Sports Are Returning to Normal. So Is Their Role in Political Fights.

The end of the terrible coronavirus pandemic seems, at long last, within reach. President Donald J. Trump is gone and America has just endured a withering year of death and protest.

In times like these, sports can be a cultural touchstone expected to comfort and heal.

But as we dream of a return to normalcy, what will we now expect from the games we love? A return to the mythical notion that sports should operate at arm’s length remove from the important issues of the day?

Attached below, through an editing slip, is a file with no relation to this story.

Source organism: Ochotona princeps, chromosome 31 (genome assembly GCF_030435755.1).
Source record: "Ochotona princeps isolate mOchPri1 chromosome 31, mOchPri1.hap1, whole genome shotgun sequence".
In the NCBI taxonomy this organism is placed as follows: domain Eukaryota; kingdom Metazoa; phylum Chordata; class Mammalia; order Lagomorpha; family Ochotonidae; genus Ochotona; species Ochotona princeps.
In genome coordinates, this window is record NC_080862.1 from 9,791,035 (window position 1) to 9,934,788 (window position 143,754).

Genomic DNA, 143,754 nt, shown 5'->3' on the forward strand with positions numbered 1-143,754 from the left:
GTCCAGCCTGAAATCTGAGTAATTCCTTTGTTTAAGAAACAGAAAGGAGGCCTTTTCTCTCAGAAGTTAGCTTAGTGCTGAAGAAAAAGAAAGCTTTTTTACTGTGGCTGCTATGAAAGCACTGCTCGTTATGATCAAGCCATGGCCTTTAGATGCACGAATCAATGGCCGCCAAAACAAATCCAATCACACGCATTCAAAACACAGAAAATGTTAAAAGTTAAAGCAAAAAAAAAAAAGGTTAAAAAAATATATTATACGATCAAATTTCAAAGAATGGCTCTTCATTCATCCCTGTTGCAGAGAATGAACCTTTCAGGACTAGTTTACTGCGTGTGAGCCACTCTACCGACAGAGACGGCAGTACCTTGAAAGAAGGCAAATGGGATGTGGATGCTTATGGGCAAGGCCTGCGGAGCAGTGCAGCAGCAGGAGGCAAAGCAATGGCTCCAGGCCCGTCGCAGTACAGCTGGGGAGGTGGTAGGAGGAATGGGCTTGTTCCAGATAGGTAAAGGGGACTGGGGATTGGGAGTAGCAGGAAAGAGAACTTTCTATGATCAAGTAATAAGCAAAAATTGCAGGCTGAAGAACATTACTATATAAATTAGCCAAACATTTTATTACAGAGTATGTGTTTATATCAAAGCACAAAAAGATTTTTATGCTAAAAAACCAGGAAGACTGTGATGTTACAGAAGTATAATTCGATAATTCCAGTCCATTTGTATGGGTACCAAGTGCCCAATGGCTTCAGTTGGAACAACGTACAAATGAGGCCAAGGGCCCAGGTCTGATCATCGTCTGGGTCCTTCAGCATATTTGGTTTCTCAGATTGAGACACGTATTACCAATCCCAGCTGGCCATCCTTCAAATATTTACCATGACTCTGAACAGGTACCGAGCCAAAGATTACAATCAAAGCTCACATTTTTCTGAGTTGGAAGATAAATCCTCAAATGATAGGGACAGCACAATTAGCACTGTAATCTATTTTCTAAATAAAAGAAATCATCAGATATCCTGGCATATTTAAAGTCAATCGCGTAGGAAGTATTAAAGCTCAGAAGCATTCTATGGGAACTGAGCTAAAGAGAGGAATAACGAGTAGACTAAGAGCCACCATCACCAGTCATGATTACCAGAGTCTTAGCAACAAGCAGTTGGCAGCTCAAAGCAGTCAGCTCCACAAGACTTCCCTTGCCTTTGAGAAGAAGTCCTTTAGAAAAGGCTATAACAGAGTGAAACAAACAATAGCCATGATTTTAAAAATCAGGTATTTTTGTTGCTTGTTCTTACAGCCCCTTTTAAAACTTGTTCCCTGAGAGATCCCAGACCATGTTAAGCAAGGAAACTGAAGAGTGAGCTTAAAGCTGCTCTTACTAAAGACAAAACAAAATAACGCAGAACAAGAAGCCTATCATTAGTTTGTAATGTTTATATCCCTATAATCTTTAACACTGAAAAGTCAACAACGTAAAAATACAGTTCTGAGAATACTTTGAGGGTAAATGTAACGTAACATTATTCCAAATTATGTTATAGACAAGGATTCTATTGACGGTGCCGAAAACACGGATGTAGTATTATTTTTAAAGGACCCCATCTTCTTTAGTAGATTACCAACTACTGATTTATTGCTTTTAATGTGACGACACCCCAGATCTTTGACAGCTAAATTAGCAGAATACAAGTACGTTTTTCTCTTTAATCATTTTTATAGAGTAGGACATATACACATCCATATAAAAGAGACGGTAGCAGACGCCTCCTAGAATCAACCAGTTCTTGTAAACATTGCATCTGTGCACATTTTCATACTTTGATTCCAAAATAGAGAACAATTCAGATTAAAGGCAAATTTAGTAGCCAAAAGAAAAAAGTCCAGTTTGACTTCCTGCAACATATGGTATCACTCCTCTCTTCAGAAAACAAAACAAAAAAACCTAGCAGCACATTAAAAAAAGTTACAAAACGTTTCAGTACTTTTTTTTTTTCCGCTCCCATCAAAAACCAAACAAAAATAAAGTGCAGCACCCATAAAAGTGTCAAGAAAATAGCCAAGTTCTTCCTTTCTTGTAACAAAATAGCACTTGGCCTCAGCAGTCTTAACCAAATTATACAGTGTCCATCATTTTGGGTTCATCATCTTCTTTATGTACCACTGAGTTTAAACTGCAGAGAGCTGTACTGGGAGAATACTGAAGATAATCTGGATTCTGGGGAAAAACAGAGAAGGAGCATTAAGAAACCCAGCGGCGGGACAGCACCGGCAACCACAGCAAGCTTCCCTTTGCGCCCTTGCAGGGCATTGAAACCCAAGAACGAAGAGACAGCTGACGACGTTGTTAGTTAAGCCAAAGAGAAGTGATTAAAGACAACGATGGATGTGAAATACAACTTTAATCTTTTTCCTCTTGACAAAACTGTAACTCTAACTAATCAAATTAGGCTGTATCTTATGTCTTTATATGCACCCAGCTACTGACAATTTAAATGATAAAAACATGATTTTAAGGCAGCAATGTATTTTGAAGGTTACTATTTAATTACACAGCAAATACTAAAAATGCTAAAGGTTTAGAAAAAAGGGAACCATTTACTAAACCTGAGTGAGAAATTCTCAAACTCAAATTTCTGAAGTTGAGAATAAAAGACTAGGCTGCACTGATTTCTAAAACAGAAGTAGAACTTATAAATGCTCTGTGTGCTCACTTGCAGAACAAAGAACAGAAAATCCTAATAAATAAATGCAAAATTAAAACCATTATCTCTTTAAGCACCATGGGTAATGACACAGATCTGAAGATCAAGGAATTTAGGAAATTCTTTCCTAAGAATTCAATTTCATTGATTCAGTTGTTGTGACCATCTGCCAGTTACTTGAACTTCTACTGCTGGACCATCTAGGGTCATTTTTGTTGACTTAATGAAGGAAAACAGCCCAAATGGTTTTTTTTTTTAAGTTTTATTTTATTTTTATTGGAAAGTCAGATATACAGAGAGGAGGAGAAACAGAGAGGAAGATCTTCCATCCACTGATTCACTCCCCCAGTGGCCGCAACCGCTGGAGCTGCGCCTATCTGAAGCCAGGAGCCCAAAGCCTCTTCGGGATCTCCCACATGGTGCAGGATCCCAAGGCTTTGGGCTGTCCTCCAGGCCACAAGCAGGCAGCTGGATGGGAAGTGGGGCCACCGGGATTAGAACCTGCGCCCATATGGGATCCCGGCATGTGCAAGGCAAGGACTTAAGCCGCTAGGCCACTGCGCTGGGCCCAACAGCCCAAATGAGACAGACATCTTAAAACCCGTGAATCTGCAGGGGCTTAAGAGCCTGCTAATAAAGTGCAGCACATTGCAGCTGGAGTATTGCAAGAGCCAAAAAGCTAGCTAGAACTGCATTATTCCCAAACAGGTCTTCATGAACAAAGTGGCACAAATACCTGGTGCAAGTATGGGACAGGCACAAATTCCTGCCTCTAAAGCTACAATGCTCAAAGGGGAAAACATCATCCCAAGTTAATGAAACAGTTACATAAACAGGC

Or an understanding that sports provide much more than a forum for entertainment and the exploration of human potential?

Searching for guidance, I called Harry Edwards last week. There’s no one better to offer perspective. The sociologist has been on the front lines of athlete protest dating to the 1960s. He started off with a broad stroke: “Sports does not so much mirror society — it is integral to the functioning of society,” Edwards said.

How true.

Then he zeroed in. We both did. We agreed that sports have become society’s prime cultural battleground for every hot-button social and political issue. No matter the subject — race, religion, sexuality, patriotism, the role of the police — the sports world is more powerful than ever as a venue for the often harsh hashing out of opposing views.